Ode to a Fundraiser

The Institute of Fundraising has launched their #ProudFundraiser campaign ahead of their National Convention. They’re encouraging people to tweet, using the hashtag, why they’re proud to be fundraisers. Seems very simple and why wouldn’t you be proud to be a fundraiser? After all, we help people right? We raise money for good causes. We provide emergency help and support. We fund research into curing diseases. We help terminally ill people fulfil a last wish. We offer support to the bereaved. But hang on… not everyone thinks we do great work. Following some charity scandals, donations are falling.

#FRTweets is a weekly chat on Twitter for fundraisers and charity people, run by Lucy Caldicott and Lesley Pinder. The last topic was on controversy surrounding charities and also whether fundraisers are proud to be fundraisers in this current climate. You can read the Storify here.

Ian MacQuillin summed it up best, for me, when he tweeted:


Today, two things central to this theme caught my eye. One (via Matt Collins) that, sadly, has shone a bad light on charities. I’ve deliberately not shown the charity’s name because this is not about naming and shaming but I think it’s safe to say that this tweet from a charity account is simply unacceptable. With such an uncharitable tweet from a charity, surely this is a further blow to how people will view the sector?


This incident made me think of this wonderful poem by Kid President. It’s called ‘A Tiny Poem to the World’ but I think it could easily be called ‘Ode to a Fundraiser’. It sums up perfectly, for me, the way the sector is viewed and how we all need to ‘keep going, keep going, keep going’. We need to remind each other that there are good days and bad days but as long as we are doing our very best for those who need us and our charity, we are making a change and we should be proud.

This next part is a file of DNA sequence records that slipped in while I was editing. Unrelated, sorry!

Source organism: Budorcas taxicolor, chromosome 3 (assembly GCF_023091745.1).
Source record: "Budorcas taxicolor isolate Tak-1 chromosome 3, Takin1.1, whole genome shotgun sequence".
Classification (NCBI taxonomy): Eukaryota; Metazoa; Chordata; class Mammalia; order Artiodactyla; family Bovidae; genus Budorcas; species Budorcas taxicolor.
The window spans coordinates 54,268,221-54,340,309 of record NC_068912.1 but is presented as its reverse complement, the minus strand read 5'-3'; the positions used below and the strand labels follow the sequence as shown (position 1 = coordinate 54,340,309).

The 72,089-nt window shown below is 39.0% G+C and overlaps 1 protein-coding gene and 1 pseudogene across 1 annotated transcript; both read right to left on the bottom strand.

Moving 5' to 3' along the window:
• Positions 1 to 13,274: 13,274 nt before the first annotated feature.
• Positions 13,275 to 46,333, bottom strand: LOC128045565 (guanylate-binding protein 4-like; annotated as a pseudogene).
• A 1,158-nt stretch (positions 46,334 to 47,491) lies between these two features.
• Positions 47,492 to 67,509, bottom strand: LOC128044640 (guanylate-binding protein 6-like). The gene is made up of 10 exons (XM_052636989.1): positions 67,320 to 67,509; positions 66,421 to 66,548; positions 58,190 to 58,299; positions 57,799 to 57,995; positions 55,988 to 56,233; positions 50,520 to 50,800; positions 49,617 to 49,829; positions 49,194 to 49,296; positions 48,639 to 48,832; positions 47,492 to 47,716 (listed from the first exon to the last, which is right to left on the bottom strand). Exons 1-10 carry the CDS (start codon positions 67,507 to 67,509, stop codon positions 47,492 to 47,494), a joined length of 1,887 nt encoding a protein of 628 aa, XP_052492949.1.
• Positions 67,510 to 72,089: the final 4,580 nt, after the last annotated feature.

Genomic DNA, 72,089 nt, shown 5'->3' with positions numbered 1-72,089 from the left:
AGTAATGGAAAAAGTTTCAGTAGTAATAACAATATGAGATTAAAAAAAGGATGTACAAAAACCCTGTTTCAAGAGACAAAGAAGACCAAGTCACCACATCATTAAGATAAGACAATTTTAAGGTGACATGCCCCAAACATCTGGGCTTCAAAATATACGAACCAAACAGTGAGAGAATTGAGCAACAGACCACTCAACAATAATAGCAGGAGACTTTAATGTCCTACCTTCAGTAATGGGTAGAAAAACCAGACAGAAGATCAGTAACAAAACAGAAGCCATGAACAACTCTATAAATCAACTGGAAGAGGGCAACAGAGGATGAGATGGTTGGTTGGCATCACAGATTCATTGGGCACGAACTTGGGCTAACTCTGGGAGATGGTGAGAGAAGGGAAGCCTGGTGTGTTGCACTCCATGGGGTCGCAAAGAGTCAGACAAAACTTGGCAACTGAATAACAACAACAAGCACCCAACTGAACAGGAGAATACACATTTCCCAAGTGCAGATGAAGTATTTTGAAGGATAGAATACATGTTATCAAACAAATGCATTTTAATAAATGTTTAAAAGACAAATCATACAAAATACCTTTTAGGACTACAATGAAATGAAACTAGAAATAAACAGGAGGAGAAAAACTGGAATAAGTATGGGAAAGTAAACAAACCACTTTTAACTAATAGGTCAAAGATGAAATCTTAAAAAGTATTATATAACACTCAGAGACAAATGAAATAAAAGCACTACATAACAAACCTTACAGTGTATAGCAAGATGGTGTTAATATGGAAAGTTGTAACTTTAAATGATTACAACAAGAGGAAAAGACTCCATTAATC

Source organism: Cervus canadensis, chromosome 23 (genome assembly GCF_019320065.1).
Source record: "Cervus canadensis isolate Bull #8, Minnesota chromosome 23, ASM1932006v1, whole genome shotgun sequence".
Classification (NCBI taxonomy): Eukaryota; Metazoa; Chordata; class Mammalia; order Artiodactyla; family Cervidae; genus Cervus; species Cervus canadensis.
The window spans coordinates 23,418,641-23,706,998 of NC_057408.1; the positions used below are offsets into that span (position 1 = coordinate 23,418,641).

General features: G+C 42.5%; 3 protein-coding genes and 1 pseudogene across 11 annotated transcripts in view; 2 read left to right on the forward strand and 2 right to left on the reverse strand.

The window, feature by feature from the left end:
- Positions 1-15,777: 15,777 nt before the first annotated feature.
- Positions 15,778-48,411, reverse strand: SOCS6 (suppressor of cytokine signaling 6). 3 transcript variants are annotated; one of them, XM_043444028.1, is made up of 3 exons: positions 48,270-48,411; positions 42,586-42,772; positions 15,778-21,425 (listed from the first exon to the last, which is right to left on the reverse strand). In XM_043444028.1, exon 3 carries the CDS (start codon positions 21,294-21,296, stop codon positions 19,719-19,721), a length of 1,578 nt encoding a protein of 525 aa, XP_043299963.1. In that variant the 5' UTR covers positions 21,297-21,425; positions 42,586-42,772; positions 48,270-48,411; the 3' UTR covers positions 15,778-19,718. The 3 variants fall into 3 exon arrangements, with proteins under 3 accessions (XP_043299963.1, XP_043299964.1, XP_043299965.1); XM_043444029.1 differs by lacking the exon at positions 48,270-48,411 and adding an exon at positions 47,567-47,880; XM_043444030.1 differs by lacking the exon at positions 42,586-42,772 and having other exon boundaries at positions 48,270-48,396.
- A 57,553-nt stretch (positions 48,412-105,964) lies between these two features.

‘Leisure’ – a poem by W.H.Davies

Following on from my previous post on being mindful in a Digital Age, a friend of mine just sent this to me and I thought, “How very apt.”

What is this life if, full of care,

We have no time to stand and stare.

No time to stand beneath the boughs

And stare as long as sheep or cows.

No time to see, when woods we pass,

Where squirrels hide their nuts in grass.

No time to see, in broad daylight,

Streams full of stars, like skies at night.

No time to turn at Beauty’s glance,

And watch her feet, how they can dance.

No time to wait till her mouth can

Enrich that smile her eyes began.

A poor life this if, full of care,

We have no time to stand and stare.